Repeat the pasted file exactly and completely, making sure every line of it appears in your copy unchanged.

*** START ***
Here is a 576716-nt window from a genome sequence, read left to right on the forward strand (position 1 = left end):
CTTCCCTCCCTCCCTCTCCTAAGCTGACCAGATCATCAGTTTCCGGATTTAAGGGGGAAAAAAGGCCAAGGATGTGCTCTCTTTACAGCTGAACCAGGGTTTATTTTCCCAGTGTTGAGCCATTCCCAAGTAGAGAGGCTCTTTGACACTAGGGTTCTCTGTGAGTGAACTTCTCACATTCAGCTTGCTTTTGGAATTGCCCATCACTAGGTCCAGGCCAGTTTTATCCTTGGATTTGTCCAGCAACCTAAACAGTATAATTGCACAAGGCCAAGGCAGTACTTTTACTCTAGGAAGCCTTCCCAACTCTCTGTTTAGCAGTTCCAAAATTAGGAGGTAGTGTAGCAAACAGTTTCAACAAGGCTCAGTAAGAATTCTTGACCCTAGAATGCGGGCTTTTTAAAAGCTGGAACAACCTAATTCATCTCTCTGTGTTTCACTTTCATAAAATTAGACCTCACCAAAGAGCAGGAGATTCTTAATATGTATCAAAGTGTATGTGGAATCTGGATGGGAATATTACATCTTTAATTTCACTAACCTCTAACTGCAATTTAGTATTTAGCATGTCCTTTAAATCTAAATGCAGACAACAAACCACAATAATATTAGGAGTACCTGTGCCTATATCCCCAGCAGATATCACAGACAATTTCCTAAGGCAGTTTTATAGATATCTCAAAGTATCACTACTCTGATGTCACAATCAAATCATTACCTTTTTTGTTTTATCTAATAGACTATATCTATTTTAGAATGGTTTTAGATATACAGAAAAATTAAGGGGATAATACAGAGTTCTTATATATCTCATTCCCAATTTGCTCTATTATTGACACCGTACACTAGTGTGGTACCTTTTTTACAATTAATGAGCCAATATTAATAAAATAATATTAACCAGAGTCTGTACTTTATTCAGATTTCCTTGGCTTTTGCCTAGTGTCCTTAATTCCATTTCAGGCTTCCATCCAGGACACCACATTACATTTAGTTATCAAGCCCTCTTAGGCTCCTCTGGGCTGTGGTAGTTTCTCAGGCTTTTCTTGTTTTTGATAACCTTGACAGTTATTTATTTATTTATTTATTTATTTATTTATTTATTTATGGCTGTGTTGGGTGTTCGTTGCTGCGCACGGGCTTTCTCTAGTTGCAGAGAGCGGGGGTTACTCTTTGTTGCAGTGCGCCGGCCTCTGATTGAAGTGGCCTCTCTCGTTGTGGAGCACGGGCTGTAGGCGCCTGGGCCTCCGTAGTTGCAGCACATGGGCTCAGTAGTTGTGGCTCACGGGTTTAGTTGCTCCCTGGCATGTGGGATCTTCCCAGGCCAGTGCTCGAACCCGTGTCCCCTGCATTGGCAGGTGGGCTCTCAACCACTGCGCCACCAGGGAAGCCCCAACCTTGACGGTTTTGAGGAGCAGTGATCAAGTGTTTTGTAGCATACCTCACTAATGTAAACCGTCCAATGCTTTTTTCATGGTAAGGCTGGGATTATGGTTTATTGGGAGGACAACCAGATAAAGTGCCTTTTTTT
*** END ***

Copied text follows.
Here is a 576716-nt window from a genome sequence, read left to right on the forward strand (position 1 = left end):
CTTCCCTCCCTCCCTCTCCTAAGCTGACCAGATCATCAGTTTCCGGATTTAAGGGGGAAAAAAGGCCAAGGATGTGCTCTCTTTACAGCTGAACCAGGGTTTATTTTCCCAGTGTTGAGCCATTCCCAAGTAGAGAGGCTCTTTGACACTAGGGTTCTCTGTGAGTGAACTTCTCACATTCAGCTTGCTTTTGGAATTGCCCATCACTAGGTCCAGGCCAGTTTTATCCTTGGATTTGTCCAGCAACCTAAACAGTATAATTGCACAAGGCCAAGGCAGTACTTTTACTCTAGGAAGCCTTCCCAACTCTCTGTTTAGCAGTTCCAAAATTAGGAGGTAGTGTAGCAAACAGTTTCAACAAGGCTCAGTAAGAATTCTTGACCCTAGAATGCGGGCTTTTTAAAAGCTGGAACAACCTAATTCATCTCTCTGTGTTTCACTTTCATAAAATTAGACCTCACCAAAGAGCAGGAGATTCTTAATATGTATCAAAGTGTATGTGGAATCTGGATGGGAATATTACATCTTTAATTTCACTAACCTCTAACTGCAATTTAGTATTTAGCATGTCCTTTAAATCTAAATGCAGACAACAAACCACAATAATATTAGGAGTACCTGTGCCTATATCCCCAGCAGATATCACAGACAATTTCCTAAGGCAGTTTTATAGATATCTCAAAGTATCACTACTCTGATGTCACAATCAAATCATTACCTTTTTTGTTTTATCTAATAGACTATATCTATTTTAGAATGGTTTTAGATATACAGAAAAATTAAGGGGATAATACAGAGTTCTTATATATCTCATTCCCAATTTGCTCTATTATTGACACCGTACACTAGTGTGGTACCTTTTTTACAATTAATGAGCCAATATTAATAAAATAATATTAACCAGAGTCTGTACTTTATTCAGATTTCCTTGGCTTTTGCCTAGTGTCCTTAATTCCATTTCAGGCTTCCATCCAGGACACCACATTACATTTAGTTATCAAGCCCTCTTAGGCTCCTCTGGGCTGTGGTAGTTTCTCAGGCTTTTCTTGTTTTTGATAACCTTGACAGTTATTTATTTATTTATTTATTTATTTATTTATTTATTTATGGCTGTGTTGGGTGTTCGTTGCTGCGCACGGGCTTTCTCTAGTTGCAGAGAGCGGGGGTTACTCTTTGTTGCAGTGCGCCGGCCTCTGATTGAAGTGGCCTCTCTCGTTGTGGAGCACGGGCTGTAGGCGCCTGGGCCTCCGTAGTTGCAGCACATGGGCTCAGTAGTTGTGGCTCACGGGTTTAGTTGCTCCCTGGCATGTGGGATCTTCCCAGGCCAGTGCTCGAACCCGTGTCCCCTGCATTGGCAGGTGGGCTCTCAACCACTGCGCCACCAGGGAAGCCCCAACCTTGACGGTTTTGAGGAGCAGTGATCAAGTGTTTTGTAGCATACCTCACTAATGTAAACCGTCCAATGCTTTTTTCATGGTAAGGCTGGGATTATGGTTTATTGGGAGGACAACCAGATAAAGTGCCTTTTTTT